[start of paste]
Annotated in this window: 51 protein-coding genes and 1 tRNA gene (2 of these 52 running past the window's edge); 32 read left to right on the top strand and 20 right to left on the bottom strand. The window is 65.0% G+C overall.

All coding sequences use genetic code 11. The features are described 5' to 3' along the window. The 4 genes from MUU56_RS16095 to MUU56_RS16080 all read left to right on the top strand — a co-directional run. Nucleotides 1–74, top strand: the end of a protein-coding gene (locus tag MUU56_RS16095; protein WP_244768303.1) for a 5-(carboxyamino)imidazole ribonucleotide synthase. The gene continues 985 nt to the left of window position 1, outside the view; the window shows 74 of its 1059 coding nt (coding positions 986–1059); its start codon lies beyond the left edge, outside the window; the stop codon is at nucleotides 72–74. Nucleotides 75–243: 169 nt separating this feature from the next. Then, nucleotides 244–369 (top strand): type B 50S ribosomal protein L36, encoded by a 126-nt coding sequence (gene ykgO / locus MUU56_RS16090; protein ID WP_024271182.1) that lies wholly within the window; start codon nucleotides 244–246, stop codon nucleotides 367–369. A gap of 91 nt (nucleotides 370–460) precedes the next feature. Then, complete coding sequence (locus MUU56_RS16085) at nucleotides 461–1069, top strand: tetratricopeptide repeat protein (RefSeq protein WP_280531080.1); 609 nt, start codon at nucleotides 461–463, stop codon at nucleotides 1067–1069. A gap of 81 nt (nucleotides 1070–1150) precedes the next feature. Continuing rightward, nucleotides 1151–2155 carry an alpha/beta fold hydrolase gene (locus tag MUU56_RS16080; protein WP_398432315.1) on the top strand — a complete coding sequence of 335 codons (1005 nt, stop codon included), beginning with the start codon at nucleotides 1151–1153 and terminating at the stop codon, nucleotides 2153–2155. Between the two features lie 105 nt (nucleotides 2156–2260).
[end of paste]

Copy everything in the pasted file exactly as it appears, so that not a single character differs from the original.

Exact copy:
Annotated in this window: 51 protein-coding genes and 1 tRNA gene (2 of these 52 running past the window's edge); 32 read left to right on the top strand and 20 right to left on the bottom strand. The window is 65.0% G+C overall.

All coding sequences use genetic code 11. The features are described 5' to 3' along the window. The 4 genes from MUU56_RS16095 to MUU56_RS16080 all read left to right on the top strand — a co-directional run. Nucleotides 1–74, top strand: the end of a protein-coding gene (locus tag MUU56_RS16095; protein WP_244768303.1) for a 5-(carboxyamino)imidazole ribonucleotide synthase. The gene continues 985 nt to the left of window position 1, outside the view; the window shows 74 of its 1059 coding nt (coding positions 986–1059); its start codon lies beyond the left edge, outside the window; the stop codon is at nucleotides 72–74. Nucleotides 75–243: 169 nt separating this feature from the next. Then, nucleotides 244–369 (top strand): type B 50S ribosomal protein L36, encoded by a 126-nt coding sequence (gene ykgO / locus MUU56_RS16090; protein ID WP_024271182.1) that lies wholly within the window; start codon nucleotides 244–246, stop codon nucleotides 367–369. A gap of 91 nt (nucleotides 370–460) precedes the next feature. Then, complete coding sequence (locus MUU56_RS16085) at nucleotides 461–1069, top strand: tetratricopeptide repeat protein (RefSeq protein WP_280531080.1); 609 nt, start codon at nucleotides 461–463, stop codon at nucleotides 1067–1069. A gap of 81 nt (nucleotides 1070–1150) precedes the next feature. Continuing rightward, nucleotides 1151–2155 carry an alpha/beta fold hydrolase gene (locus tag MUU56_RS16080; protein WP_398432315.1) on the top strand — a complete coding sequence of 335 codons (1005 nt, stop codon included), beginning with the start codon at nucleotides 1151–1153 and terminating at the stop codon, nucleotides 2153–2155. Between the two features lie 105 nt (nucleotides 2156–2260).